Thursday, April 10, 2014

Cheese brings smiles for Evergreen Lane Farm & Creamery

by Zinta Aistars
Published in Southwest Michigan's Second Wave
April 10, 2014

Kids (newborn goats) at Evergreen Lane Creamery (Photo by Erik Holladay)

In the past decade goat cheese has been one of the fastest growing cheeses in the specialty food product market. Michigan has more 1,000 reported milk goat operations. Zinta Aistars talks with the cheese makers at Evergreen Lane Farm & Creamery in Fennville, Michigan, where milk from goats (and cows) comes about through a cooperative effort.

Photo by Erik Holladay
Cheese! You can’t say it without smiling. 

Especially if it is artisan goat and cow’s milk cheese made by the expert hands of Cathy Halinski at Evergreen Lane Farm & Creamery at 1824 66th Street, just south of Fennville and up the road from Saugatuck. It’s in an area some would call middle of nowhere, but Cathy and husband Tom Halinski call home.

The Halinskis found home in an old country house, shaded by century-old trees, with several outbuildings, sheds and barns, 40 acres of land that stretch a half-mile deep from the road, and eight acres of apple orchards. They moved there in 2000 with the thought of turning the place into an organic farm.

"Cathy found the place driving by," says Tom Halinski. "We moved to this area in 1996 from Chicago, to a place with a couple acres, but it was a gated community, and we weren’t allowed to have the ducks and horses we wanted."

Because the Halinskis kept a boat docked in Saugatuck, they looked for work there in their area of expertise: informational technology. 

"The jobs we found here were actually better paying than in Chicago," Tom Halinski says. But the couple found they wanted more than just the neat gardens allowed in a gated community, and the farm they came to call Evergreen Lane Farm and Creamery fit the bill. It even had a goat wandering the house. 

"Our dogs found her in the house when we went to look at it," he says. "She was starving."

They bought the house, they bought the farm, they bought the goat. Bailey became the matriarch of the goat herd the Halinskis would keep at Evergreen. 

"We started breeding the goats," says Cathy Halinski. "That’s how I got interested in cheese. We had all this goat’s milk."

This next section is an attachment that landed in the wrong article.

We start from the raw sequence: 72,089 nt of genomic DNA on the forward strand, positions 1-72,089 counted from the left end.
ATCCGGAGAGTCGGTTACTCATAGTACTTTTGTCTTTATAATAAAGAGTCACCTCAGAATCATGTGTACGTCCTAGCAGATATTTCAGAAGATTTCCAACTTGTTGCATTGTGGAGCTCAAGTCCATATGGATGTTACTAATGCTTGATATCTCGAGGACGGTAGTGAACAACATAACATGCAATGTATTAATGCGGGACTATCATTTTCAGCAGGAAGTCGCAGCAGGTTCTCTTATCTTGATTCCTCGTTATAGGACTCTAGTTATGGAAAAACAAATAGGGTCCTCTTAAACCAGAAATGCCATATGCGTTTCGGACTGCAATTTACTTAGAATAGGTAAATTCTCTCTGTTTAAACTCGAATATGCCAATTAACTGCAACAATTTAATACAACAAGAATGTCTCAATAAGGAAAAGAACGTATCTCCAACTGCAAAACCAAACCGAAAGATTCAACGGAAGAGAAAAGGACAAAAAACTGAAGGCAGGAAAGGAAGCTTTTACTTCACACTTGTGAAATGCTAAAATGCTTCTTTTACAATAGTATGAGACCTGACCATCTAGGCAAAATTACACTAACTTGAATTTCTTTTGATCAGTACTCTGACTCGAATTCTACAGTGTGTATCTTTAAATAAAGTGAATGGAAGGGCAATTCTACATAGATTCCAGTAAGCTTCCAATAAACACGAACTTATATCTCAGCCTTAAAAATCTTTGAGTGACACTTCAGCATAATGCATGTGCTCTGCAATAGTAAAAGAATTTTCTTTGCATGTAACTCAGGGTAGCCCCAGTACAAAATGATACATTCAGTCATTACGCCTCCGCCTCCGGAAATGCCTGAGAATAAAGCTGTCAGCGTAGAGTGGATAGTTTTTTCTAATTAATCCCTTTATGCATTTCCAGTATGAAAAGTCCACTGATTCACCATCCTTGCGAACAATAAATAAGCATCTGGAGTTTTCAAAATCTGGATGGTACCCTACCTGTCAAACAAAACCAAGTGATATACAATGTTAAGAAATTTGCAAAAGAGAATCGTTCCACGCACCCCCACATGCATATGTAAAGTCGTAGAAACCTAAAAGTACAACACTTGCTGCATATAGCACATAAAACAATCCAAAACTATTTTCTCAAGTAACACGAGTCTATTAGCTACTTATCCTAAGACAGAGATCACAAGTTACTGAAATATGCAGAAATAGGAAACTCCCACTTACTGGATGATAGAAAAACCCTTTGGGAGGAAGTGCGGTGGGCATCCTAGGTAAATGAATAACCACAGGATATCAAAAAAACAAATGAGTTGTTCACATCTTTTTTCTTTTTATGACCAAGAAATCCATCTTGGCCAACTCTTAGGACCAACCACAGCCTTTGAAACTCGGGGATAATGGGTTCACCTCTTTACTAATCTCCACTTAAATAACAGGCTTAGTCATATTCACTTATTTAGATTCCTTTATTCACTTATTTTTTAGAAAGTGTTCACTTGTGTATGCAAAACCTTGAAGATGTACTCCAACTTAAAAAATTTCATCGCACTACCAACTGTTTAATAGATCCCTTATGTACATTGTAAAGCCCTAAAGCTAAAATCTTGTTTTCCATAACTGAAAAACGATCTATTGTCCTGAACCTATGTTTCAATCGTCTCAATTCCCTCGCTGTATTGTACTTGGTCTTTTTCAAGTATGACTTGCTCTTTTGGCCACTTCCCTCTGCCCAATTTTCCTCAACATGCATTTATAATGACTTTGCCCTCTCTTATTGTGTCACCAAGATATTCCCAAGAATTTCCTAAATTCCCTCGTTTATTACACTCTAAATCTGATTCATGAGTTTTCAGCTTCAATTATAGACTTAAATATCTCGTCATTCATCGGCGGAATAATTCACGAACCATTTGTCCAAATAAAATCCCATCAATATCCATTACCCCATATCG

Bailey lived to age 12, and died a couple years ago, but her legacy in cheese and kids lives on. Evergreen Lane Creamery opened its doors to the public in 2008. Today, the barn is filled with kids, newborn goats, while the does still lie in the hay, heavy with waiting. It’s spring, and the nights are long with does giving birth.

"That’s where our partnership, our business model, is unique," says Ron Klein, owner of 46-acre Windshadow Farm & Dairy in Bangor. Klein and his wife Suzanne handle the breeding of La Mancha, Nubian, and Saanen dairy goats, bringing the kids to Evergreen Farm when they are a day or two old. The partnership between the two farms is called Meadowland Divas, a cooperative division of labor and resources.

"The most important part of cheese-making is your milk source," Cathy Halinski nods at her partner, Ron Klein. 

"And the converse is true," says Klein. "You can have great milk and be feeding it to your pigs. We’re doing the animal husbandry, and that’s freed Cathy to do her cheese-making."

"It’s like a marriage!" Cathy grins, looking over at Klein. 

Klein and his wife, the real one, Sue, who keeps a day job as an attorney, get up every two hours or so during nights to care for the newborn kids. Even with the division of labor, the work is hard and at times seems never-ending. Once transported from Bangor to Fennville, the playful little goats are penned up and fed through an automated feeder.

"Great innovation," Klein says. "Before that, we had to ..."


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